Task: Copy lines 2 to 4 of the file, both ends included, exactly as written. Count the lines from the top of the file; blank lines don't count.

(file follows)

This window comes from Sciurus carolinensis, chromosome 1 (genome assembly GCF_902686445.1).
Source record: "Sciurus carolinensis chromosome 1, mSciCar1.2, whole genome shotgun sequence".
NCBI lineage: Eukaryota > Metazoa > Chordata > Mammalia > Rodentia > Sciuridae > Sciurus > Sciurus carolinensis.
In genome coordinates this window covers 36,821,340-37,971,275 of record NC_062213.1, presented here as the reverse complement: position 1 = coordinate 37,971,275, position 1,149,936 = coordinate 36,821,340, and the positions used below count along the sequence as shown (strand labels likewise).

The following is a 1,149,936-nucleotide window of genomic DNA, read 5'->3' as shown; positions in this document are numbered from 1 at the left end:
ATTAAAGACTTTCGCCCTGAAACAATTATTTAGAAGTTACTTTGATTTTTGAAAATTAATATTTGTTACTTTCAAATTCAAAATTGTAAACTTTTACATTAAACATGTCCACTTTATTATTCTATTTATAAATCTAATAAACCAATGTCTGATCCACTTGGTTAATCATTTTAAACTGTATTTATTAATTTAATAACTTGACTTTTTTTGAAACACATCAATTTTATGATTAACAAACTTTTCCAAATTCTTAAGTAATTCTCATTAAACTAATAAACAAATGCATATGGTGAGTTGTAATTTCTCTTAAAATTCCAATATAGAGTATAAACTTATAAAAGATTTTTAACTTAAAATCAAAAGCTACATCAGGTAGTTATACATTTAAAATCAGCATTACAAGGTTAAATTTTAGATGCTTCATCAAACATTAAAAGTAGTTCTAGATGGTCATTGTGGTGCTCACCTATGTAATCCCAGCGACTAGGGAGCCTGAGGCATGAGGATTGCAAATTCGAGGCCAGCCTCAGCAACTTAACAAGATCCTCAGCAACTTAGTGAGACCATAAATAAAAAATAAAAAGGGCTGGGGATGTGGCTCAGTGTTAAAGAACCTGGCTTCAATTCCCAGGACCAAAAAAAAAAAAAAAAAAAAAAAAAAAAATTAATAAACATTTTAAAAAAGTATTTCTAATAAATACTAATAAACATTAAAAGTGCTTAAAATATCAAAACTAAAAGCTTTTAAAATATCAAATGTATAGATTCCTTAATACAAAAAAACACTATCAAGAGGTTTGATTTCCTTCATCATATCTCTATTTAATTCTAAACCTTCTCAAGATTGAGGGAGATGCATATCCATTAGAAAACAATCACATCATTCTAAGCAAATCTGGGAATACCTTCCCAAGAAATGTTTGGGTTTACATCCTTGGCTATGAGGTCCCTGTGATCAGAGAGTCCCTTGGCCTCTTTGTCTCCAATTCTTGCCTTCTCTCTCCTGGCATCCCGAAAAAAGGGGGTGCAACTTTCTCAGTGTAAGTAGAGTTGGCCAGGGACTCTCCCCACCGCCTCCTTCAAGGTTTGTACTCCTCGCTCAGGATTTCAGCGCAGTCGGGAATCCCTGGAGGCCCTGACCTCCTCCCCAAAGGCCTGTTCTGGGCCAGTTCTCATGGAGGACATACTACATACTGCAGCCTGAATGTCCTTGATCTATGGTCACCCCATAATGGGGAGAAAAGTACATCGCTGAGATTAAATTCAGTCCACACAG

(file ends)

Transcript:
Source record: "Sciurus carolinensis chromosome 1, mSciCar1.2, whole genome shotgun sequence".
NCBI lineage: Eukaryota > Metazoa > Chordata > Mammalia > Rodentia > Sciuridae > Sciurus > Sciurus carolinensis.
In genome coordinates this window covers 36,821,340-37,971,275 of record NC_062213.1, presented here as the reverse complement: position 1 = coordinate 37,971,275, position 1,149,936 = coordinate 36,821,340, and the positions used below count along the sequence as shown (strand labels likewise).